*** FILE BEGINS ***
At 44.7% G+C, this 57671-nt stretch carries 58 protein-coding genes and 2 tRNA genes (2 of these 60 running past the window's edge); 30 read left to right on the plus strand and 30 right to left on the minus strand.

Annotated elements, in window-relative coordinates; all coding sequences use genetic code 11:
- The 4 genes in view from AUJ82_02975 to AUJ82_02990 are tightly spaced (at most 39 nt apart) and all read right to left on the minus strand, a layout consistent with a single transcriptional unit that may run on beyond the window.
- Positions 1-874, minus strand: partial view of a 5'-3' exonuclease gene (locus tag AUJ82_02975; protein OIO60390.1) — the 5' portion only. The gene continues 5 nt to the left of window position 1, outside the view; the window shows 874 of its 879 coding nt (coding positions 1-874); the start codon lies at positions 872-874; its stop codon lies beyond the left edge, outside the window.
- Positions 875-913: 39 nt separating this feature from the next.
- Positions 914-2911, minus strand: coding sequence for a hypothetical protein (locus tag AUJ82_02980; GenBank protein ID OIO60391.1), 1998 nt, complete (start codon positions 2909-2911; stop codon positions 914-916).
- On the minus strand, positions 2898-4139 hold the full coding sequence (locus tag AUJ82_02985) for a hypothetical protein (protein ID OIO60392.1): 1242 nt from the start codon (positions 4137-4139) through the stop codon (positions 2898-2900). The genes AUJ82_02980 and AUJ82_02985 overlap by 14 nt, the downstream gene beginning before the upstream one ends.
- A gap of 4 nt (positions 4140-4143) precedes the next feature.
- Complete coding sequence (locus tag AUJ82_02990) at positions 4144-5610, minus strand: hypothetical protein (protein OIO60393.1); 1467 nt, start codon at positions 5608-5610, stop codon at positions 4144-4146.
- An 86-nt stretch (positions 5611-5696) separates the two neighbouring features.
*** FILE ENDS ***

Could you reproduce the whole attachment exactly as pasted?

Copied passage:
At 44.7% G+C, this 57671-nt stretch carries 58 protein-coding genes and 2 tRNA genes (2 of these 60 running past the window's edge); 30 read left to right on the plus strand and 30 right to left on the minus strand.

Annotated elements, in window-relative coordinates; all coding sequences use genetic code 11:
- The 4 genes in view from AUJ82_02975 to AUJ82_02990 are tightly spaced (at most 39 nt apart) and all read right to left on the minus strand, a layout consistent with a single transcriptional unit that may run on beyond the window.
- Positions 1-874, minus strand: partial view of a 5'-3' exonuclease gene (locus tag AUJ82_02975; protein OIO60390.1) — the 5' portion only. The gene continues 5 nt to the left of window position 1, outside the view; the window shows 874 of its 879 coding nt (coding positions 1-874); the start codon lies at positions 872-874; its stop codon lies beyond the left edge, outside the window.
- Positions 875-913: 39 nt separating this feature from the next.
- Positions 914-2911, minus strand: coding sequence for a hypothetical protein (locus tag AUJ82_02980; GenBank protein ID OIO60391.1), 1998 nt, complete (start codon positions 2909-2911; stop codon positions 914-916).
- On the minus strand, positions 2898-4139 hold the full coding sequence (locus tag AUJ82_02985) for a hypothetical protein (protein ID OIO60392.1): 1242 nt from the start codon (positions 4137-4139) through the stop codon (positions 2898-2900). The genes AUJ82_02980 and AUJ82_02985 overlap by 14 nt, the downstream gene beginning before the upstream one ends.
- A gap of 4 nt (positions 4140-4143) precedes the next feature.
- Complete coding sequence (locus tag AUJ82_02990) at positions 4144-5610, minus strand: hypothetical protein (protein OIO60393.1); 1467 nt, start codon at positions 5608-5610, stop codon at positions 4144-4146.
- An 86-nt stretch (positions 5611-5696) separates the two neighbouring features.